HIES is a rare disease, with an annual incidence ranging from 1 in 500,000 to 1 in 100,000 (2). There are 2 distinct forms of HIES: Type 1, autosomal-dominant HIES (AD-HIES), is negatively correlated with mutations in STAT3, which is the most prevalent mutation described and accounts for the majority of HIES cases; Type 2, autosomal-recessive HIES (AR-HIES), is mainly caused by dysregulation in DOCK8, TYK2, PGM3, and SPINK5 (3).

HIES is a multisystem disorder associated with varied clinical manifestations. An eczematoid rash is usually the initial clinical manifestation of HIES, generally starting on the scalp and face (4). Recurrent skin infection with S. aureus results in “cold” abscesses lacking the usual features of warmth and erythema, and is a nearly universal feature of HIES. Sinopulmonary infections caused by S. aureus are also common in HIES. A total of 97% of patients have serum IgE > 2,000 ng/ml, and 83% of HIES patients exhibit typical facial features that include a prominent forehead, facial asymmetry, sunken eyes, broad nasal ridge and fleshy nose, prognathism, and craniosynostosis. Approximately 65% of HIES patients have musculoskeletal abnormalities, including hyperextensibility of the joints, scoliosis, osteopenia, and pathological fractures (5). The risk of malignancies, especially lymphoma, should not be overlooked in patients with HIES (6). Cutis verticis gyrata has also been reported in HIES patients (7).

For patients suspected to have hyper IgE syndrome, other immunodeficiency diseases such as Omenn syndrome (OS) and Wiskott-Aldrich Syndrome (WAS), both of which are associated with elevated IgE and eosinophils, should first be excluded. OS is typically manifested by severe early postnatal infection and erythroderma, as well as liver, spleen, and lymph node enlargement, and presents significant cellular immunological dysfunction upon primary immunological screening. Children with WAS experience relatively early onset of symptoms including the triad consisting of eczema, thrombocytopenia, and immunodeficiency.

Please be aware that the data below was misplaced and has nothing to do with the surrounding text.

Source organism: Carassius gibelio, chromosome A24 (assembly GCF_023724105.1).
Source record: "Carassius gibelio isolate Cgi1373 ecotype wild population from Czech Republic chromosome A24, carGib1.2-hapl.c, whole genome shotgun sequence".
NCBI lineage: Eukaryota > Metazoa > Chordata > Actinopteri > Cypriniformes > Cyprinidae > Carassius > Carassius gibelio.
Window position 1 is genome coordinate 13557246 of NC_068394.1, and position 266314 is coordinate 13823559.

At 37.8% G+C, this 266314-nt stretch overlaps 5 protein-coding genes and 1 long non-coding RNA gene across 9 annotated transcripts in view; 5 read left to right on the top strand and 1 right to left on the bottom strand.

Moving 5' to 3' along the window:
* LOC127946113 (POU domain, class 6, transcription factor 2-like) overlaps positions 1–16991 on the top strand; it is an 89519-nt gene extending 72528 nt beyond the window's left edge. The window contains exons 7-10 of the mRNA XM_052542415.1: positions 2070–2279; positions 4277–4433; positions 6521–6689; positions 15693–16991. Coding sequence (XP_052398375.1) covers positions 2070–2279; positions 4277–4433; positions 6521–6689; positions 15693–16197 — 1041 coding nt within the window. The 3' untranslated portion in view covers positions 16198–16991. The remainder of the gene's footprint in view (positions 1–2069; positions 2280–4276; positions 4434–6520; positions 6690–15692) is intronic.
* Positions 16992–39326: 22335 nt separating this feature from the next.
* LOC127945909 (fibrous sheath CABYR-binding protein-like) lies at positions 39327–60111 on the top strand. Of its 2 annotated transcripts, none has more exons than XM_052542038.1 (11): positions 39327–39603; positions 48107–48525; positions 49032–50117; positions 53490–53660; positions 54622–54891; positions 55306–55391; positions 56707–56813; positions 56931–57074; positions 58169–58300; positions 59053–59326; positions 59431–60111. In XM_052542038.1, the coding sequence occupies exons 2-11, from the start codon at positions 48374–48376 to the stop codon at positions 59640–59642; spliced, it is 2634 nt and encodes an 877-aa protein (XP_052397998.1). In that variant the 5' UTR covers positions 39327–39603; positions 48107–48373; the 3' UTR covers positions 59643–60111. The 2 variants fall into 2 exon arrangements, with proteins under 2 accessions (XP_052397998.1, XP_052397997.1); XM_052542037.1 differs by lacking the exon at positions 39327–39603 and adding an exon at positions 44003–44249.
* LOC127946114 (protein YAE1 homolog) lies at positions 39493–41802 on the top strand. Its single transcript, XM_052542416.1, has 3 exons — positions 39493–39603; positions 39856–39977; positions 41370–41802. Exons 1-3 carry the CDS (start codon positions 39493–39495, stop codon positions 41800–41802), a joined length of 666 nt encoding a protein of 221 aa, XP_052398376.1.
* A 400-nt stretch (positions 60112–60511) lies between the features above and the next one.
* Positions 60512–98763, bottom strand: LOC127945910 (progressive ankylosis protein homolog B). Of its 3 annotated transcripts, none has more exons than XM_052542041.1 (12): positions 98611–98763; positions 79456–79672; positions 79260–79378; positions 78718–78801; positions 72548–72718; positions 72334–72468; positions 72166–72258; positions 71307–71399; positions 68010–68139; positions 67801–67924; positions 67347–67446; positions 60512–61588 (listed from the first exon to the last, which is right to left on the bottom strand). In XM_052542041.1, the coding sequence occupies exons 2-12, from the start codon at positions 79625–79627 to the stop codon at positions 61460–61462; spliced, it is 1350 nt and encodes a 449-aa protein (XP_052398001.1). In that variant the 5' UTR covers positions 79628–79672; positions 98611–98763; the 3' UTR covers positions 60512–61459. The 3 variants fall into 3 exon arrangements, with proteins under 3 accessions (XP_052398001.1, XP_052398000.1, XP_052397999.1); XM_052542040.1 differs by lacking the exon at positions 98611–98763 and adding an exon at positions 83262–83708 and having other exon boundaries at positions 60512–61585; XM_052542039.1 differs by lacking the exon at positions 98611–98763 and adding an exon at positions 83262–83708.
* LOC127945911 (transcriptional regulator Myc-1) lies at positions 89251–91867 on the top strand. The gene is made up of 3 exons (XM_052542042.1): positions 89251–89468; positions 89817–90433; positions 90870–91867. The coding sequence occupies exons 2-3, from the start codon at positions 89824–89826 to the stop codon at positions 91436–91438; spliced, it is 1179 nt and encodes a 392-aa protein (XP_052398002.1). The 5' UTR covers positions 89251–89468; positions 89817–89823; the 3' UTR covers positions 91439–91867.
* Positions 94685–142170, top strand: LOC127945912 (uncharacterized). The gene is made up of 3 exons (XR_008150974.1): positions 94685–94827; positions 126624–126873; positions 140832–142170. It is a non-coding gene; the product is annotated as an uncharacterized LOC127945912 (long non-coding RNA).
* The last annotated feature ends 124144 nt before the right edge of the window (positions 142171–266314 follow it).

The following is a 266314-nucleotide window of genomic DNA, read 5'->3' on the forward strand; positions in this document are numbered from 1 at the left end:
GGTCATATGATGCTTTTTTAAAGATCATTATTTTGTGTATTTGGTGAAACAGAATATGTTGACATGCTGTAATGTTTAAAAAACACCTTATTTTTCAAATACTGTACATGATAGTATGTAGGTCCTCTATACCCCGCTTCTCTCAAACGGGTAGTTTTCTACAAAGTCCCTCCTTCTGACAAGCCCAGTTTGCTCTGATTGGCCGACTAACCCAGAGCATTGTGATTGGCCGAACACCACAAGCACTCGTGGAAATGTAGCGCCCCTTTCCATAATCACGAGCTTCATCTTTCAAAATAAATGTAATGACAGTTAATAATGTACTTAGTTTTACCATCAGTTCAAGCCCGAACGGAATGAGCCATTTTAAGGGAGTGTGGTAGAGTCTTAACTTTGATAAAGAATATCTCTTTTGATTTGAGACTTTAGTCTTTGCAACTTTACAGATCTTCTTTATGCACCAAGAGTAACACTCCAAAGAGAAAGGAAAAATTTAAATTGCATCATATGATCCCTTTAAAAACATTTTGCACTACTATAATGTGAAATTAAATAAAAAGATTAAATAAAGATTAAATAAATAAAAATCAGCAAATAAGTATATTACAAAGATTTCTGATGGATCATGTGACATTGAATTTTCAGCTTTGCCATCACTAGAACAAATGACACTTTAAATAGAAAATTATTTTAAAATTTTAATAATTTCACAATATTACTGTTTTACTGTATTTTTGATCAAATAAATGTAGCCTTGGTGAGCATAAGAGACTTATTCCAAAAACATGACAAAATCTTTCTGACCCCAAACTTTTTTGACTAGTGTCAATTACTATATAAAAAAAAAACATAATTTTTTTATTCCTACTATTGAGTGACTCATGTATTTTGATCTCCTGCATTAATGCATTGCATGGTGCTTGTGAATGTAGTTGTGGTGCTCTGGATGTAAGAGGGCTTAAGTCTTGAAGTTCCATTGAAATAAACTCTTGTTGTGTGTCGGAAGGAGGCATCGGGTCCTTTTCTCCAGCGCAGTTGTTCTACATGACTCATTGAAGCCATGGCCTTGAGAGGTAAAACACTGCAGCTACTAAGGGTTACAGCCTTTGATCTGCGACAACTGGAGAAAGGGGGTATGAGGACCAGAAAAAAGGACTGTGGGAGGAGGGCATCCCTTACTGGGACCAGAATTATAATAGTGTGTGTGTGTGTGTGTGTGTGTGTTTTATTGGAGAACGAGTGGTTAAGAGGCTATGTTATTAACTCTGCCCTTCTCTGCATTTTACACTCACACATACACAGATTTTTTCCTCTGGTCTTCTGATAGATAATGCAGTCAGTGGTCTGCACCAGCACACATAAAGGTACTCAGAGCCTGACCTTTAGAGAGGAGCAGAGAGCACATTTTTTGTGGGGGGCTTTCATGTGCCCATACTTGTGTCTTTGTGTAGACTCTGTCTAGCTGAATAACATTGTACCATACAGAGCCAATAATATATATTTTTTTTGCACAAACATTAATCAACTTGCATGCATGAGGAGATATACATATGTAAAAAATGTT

The therapeutic mainstay during the early stages of hyper IgE syndrome is preventing recurrent infections and subsequent lung remodeling. Treatment with prophylactic antimicrobials effectively eliminates S. aureus and decreases the frequency of pneumonia. Appropriate skin care such as bleach baths or other antiseptic treatments can be undertaken in order to prevent skin infections. HIES patients usually do not need to take precautions to prevent potential fungal infections (4). The role of bone marrow transplantation in HIES remains unclear, although it has been reported that the immunological and non-immunological manifestations of HIES in 2 patients completely disappeared following bone marrow transplantation (8). INF-γ, plasma transfusion, and intravenous immunoglobulins may normalize serum hyper IgE and increase neutrophil chemotaxis. Monoclonal anti-IgE treatment has been shown to reduce serum IgE levels, although the pros and cons of this approach are still unclear (2). In this current case study, abscess incision and drainage were required in order to reduce pain and inflammation. In addition, although photodynamic therapy (PDT) leads to excellent results in the treatment of perforated folliculitis, its therapeutic potential in cases of hyper IgE syndrome has not been mentioned in any previous research. We are curious to see if PDT will eventually become a recognized treatment for HIES.


Project supported by the National Science Foundation for Young Scientists of China (Grant No.81500187, No.81502710).

The authors have no conflicts of interest to declare.